“A lot of people will benefit from it [new minimum wage laws], at least in the short run,” Bachmann said. “The problem is, of course, and here’s the downside, in the long run, it’s very often the case that firms will adapt business models.”
In fact, forward looking firms might already be making changes today in anticipation of minimum wage increases, Bachmann said.
Bachmann illustrated this point with two examples — automation in airports and fast food restaurants.
In Europe, where wages are typically higher, travelers see fully automated baggage pick-up systems, but in the U.S., where the minimum wage is much lower, travelers may notice service workers still tend the conveyor belt, Bachmann said.
He explained McDonald’s and other fast food chains still hire low wage employees to work in their restaurants, but these businesses may turn to automation if the minimum wage increases significantly.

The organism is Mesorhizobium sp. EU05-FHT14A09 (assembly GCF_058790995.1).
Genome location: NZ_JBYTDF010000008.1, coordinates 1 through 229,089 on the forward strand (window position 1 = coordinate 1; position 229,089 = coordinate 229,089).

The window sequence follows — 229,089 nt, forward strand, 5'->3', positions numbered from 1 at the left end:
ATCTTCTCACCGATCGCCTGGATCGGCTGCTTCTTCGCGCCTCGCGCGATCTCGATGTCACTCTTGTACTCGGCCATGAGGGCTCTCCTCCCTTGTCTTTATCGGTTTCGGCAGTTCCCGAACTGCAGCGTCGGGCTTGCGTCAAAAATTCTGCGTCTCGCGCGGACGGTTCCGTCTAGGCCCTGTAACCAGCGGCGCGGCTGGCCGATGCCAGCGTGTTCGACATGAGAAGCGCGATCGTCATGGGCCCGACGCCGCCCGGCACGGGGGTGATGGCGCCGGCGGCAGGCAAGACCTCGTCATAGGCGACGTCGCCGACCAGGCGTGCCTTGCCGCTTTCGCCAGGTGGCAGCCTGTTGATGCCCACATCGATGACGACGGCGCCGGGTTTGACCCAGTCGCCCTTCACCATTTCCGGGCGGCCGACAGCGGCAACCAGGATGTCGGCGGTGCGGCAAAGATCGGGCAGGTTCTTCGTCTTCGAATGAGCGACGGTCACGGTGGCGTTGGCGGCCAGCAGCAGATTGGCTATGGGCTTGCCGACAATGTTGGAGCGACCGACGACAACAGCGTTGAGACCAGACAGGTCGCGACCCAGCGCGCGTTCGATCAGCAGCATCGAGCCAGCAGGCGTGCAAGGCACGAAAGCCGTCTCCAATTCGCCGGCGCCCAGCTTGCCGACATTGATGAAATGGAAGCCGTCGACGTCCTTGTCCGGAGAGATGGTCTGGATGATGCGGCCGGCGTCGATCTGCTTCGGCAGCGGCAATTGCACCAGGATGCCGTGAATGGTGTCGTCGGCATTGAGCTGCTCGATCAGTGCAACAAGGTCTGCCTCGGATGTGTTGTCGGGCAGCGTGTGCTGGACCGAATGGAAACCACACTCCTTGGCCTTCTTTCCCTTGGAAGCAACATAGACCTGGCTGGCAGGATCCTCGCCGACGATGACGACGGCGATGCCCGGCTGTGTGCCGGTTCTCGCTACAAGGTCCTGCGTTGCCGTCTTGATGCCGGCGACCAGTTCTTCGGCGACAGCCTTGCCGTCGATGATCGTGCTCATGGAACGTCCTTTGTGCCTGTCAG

“The technology is there,” Bachmann said. “It’s probably just not yet economical for McDonald’s to do that. It’s still a better deal for them to pay people extremely low or minimum wages.”
While some may consider these jobs of little value, Bachmann said they may be more essential.
“It’s not so clear how good it is to eliminate these jobs in the long run,” he said. “You might face a crisis of low-skilled workers that are slowly substituted out by computers or robots and other things.”
Bachmann also said this increase in minimum wage might be the first step towards a universal basic income, especially if it displaces a significant number of low-skilled workers who have no other employment options.
Spence said one upside of the minimum wage could be an increase in better-paying jobs.
“Raising the minimum wage doesn’t just impact people at the lower end of the wage distribution.” Spence said. “There’s this added benefit that if you make lower wage employment more expensive, high wage employment is relatively cheaper than it previously was.”
Spence said students should care about these possible changes in minimum wage, regardless of whether or not it directly impacts them.
“…big, bold public policy initiatives have huge implications for economics and for the social fabric of the country.”